Tia is poised for a comeback with a new single out and an album in the works. “To be an artist takes a lifetime,” she says. It’s some distance from where she was at just a few years ago.
Let it Go
When we meet at Thao Dien’s Park Lane, although she looks more tousled rock-chick than doe-eyed pop hopeful now, Tia is nervous again. This time it’s not because she’s about to perform with Brian McFadden, which she did at The Grand Ho Tram in December last year, or step onstage at the release of Out of Control, the ballad she recorded for Universal Music two years ago.
The reason for her nerves is that this is her first interview in English. It’s no small deal, and marks a big step in her development as an international singer. That’s what she wants to be, she says, and she’s been working on it in collaboration with a close friend. He plays guitar, she writes melodies and her manager Tania helps her with lyrics. “It’s very hard for artists singing in English here to be famous,” she explains. “I still write in Vietnamese, but for me, it’s very difficult to find my voice, to express myself the way I want to in my own language.” It’s something you hear a lot about in an industry mired in rainy day ballads and K-Pop clones.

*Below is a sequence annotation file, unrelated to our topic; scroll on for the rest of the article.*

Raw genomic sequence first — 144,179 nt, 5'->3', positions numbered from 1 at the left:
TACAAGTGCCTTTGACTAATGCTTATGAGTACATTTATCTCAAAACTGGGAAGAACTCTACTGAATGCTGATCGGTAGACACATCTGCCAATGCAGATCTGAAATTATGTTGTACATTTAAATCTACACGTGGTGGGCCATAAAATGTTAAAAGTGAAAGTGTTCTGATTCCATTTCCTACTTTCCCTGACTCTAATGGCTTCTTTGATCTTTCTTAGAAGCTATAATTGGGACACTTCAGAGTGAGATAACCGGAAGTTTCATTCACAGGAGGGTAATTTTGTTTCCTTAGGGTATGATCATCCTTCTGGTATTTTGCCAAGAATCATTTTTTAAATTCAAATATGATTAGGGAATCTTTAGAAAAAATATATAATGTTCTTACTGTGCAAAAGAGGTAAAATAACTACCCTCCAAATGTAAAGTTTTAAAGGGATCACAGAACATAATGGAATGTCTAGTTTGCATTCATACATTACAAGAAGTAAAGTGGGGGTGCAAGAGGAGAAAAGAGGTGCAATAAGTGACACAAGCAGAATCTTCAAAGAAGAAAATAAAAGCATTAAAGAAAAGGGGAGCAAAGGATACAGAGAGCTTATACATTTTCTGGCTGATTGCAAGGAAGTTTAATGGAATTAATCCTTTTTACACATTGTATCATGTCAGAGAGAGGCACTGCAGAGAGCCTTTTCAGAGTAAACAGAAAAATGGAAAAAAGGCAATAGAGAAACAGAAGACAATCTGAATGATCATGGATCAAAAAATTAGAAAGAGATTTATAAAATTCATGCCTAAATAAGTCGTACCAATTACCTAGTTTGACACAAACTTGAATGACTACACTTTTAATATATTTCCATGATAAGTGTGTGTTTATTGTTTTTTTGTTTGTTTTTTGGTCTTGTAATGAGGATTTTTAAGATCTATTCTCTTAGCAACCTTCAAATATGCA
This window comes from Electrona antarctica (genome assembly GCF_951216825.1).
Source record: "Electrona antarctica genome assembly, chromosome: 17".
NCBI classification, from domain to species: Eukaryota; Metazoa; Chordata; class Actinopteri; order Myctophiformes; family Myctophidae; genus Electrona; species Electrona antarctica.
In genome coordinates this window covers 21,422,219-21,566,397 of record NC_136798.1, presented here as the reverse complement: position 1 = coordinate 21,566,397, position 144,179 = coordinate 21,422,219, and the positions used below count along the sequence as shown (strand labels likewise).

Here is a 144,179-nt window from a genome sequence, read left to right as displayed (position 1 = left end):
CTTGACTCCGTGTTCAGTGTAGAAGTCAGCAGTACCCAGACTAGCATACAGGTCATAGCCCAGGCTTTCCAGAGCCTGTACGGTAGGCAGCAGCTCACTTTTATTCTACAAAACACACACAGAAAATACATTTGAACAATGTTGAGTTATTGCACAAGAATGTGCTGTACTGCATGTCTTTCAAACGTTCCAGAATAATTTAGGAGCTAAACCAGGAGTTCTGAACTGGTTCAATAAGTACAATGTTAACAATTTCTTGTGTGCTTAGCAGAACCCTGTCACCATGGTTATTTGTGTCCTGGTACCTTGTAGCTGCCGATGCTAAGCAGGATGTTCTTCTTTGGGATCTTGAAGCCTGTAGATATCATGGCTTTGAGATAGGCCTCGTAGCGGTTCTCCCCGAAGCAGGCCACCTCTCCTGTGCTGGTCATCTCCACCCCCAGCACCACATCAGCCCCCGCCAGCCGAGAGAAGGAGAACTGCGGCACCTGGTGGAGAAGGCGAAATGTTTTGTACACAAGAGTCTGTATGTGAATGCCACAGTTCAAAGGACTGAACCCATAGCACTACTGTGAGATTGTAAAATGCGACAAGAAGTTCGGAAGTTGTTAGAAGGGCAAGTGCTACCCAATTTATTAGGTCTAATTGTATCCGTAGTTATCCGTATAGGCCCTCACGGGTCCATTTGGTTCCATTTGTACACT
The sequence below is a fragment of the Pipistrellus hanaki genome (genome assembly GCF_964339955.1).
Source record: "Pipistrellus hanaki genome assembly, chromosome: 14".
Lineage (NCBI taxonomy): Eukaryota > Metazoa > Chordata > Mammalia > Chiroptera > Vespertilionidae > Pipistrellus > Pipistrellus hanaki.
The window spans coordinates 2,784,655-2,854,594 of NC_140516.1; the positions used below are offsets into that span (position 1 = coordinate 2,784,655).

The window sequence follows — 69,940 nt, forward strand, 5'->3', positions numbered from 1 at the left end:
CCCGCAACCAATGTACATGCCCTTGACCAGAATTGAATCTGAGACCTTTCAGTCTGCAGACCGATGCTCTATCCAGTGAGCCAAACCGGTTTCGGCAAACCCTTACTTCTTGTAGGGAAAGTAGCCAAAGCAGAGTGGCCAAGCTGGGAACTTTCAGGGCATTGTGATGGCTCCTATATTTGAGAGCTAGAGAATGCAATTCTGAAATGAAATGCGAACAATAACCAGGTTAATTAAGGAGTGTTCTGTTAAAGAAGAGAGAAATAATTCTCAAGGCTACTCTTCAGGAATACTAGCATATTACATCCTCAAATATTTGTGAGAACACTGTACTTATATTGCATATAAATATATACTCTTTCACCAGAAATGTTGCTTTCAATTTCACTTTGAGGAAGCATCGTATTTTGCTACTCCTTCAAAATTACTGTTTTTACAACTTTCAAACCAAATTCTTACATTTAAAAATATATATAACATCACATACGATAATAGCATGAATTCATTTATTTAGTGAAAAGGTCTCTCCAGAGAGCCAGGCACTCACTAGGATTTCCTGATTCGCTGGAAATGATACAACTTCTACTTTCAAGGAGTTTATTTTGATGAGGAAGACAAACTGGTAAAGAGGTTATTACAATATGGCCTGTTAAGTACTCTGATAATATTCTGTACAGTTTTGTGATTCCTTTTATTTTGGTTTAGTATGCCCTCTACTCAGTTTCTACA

Her ambition to become a legitimate artist might be seen as a microcosm of the new Vietnam she is part of, one whose youth aspire to fulfill their true potential on the world stage, not locally. Whether she gets to make the art she wants to or not, Tia’s firmly fixed on the long term, with a maturity which has everything to do with a new found calm. “Many people who have met me before can’t believe that I’m the same person.”
Having gone from budding starlet with little idea of where she fit in to the more centered young woman she is now, she credits a lot of it to her management, of learning what it means to be a strong woman, and to reading about Buddhism. And all of this has helped her deal with some real-world challenges that have included moving out of her parents’ home, a problematic relationship with a boy and generally taking care of herself. “I’m able to ‘let go’ of things a lot better now too,” she says.